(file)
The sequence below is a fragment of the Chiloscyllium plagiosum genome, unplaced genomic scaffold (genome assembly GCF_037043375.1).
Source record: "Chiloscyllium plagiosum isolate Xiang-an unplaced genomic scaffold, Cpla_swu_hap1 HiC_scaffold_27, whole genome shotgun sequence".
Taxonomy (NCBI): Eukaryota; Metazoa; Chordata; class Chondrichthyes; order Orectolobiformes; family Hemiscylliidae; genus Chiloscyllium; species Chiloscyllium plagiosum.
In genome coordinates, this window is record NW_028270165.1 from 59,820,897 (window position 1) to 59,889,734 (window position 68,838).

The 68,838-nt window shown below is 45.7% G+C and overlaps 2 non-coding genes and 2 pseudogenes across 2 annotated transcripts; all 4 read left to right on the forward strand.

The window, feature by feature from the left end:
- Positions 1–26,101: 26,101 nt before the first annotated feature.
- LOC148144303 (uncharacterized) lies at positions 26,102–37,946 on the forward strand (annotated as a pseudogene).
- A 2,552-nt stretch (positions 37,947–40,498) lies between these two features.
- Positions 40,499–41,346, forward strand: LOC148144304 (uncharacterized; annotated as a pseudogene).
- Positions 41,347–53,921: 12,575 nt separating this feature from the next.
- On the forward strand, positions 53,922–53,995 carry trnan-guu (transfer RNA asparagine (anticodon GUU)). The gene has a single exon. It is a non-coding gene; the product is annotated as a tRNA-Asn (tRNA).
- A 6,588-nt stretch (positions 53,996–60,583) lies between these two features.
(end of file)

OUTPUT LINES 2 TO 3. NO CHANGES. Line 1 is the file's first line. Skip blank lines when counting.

Source record: "Chiloscyllium plagiosum isolate Xiang-an unplaced genomic scaffold, Cpla_swu_hap1 HiC_scaffold_27, whole genome shotgun sequence".
Taxonomy (NCBI): Eukaryota; Metazoa; Chordata; class Chondrichthyes; order Orectolobiformes; family Hemiscylliidae; genus Chiloscyllium; species Chiloscyllium plagiosum.